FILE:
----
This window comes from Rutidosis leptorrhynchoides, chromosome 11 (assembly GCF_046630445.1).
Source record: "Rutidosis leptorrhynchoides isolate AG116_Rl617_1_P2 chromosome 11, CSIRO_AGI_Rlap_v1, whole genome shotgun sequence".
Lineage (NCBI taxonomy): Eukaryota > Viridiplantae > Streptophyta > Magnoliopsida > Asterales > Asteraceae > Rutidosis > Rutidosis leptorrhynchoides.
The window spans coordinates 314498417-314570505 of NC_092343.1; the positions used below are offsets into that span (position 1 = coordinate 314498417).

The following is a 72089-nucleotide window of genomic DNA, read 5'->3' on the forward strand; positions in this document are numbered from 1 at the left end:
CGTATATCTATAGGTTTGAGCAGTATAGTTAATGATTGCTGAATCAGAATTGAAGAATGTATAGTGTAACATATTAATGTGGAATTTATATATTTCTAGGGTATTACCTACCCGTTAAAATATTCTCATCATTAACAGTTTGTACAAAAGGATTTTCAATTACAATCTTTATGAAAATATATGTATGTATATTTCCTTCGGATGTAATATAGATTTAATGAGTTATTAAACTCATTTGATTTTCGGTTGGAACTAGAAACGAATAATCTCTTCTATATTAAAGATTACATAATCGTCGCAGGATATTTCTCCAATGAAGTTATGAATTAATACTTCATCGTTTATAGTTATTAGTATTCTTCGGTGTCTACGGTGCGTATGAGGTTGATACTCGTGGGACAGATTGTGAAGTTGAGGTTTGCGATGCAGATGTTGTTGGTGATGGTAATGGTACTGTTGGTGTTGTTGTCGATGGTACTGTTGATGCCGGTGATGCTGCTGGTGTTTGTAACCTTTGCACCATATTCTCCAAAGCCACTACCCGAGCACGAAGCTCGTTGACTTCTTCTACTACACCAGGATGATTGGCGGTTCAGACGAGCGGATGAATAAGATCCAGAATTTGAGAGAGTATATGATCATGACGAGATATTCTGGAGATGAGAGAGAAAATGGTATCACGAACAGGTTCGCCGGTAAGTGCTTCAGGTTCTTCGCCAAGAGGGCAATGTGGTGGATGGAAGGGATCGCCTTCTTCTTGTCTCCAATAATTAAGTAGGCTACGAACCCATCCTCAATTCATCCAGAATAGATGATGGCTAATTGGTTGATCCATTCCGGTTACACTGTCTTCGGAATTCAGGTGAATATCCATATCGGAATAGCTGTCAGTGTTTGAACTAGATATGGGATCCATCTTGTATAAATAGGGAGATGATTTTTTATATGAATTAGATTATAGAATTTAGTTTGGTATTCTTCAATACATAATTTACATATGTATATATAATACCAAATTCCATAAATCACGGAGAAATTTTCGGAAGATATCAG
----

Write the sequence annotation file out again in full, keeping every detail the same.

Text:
This window comes from Rutidosis leptorrhynchoides, chromosome 11 (assembly GCF_046630445.1).
Source record: "Rutidosis leptorrhynchoides isolate AG116_Rl617_1_P2 chromosome 11, CSIRO_AGI_Rlap_v1, whole genome shotgun sequence".
Lineage (NCBI taxonomy): Eukaryota > Viridiplantae > Streptophyta > Magnoliopsida > Asterales > Asteraceae > Rutidosis > Rutidosis leptorrhynchoides.
The window spans coordinates 314498417-314570505 of NC_092343.1; the positions used below are offsets into that span (position 1 = coordinate 314498417).

The following is a 72089-nucleotide window of genomic DNA, read 5'->3' on the forward strand; positions in this document are numbered from 1 at the left end:
CGTATATCTATAGGTTTGAGCAGTATAGTTAATGATTGCTGAATCAGAATTGAAGAATGTATAGTGTAACATATTAATGTGGAATTTATATATTTCTAGGGTATTACCTACCCGTTAAAATATTCTCATCATTAACAGTTTGTACAAAAGGATTTTCAATTACAATCTTTATGAAAATATATGTATGTATATTTCCTTCGGATGTAATATAGATTTAATGAGTTATTAAACTCATTTGATTTTCGGTTGGAACTAGAAACGAATAATCTCTTCTATATTAAAGATTACATAATCGTCGCAGGATATTTCTCCAATGAAGTTATGAATTAATACTTCATCGTTTATAGTTATTAGTATTCTTCGGTGTCTACGGTGCGTATGAGGTTGATACTCGTGGGACAGATTGTGAAGTTGAGGTTTGCGATGCAGATGTTGTTGGTGATGGTAATGGTACTGTTGGTGTTGTTGTCGATGGTACTGTTGATGCCGGTGATGCTGCTGGTGTTTGTAACCTTTGCACCATATTCTCCAAAGCCACTACCCGAGCACGAAGCTCGTTGACTTCTTCTACTACACCAGGATGATTGGCGGTTCAGACGAGCGGATGAATAAGATCCAGAATTTGAGAGAGTATATGATCATGACGAGATATTCTGGAGATGAGAGAGAAAATGGTATCACGAACAGGTTCGCCGGTAAGTGCTTCAGGTTCTTCGCCAAGAGGGCAATGTGGTGGATGGAAGGGATCGCCTTCTTCTTGTCTCCAATAATTAAGTAGGCTACGAACCCATCCTCAATTCATCCAGAATAGATGATGGCTAATTGGTTGATCCATTCCGGTTACACTGTCTTCGGAATTCAGGTGAATATCCATATCGGAATAGCTGTCAGTGTTTGAACTAGATATGGGATCCATCTTGTATAAATAGGGAGATGATTTTTTATATGAATTAGATTATAGAATTTAGTTTGGTATTCTTCAATACATAATTTACATATGTATATATAATACCAAATTCCATAAATCACGGAGAAATTTTCGGAAGATATCAG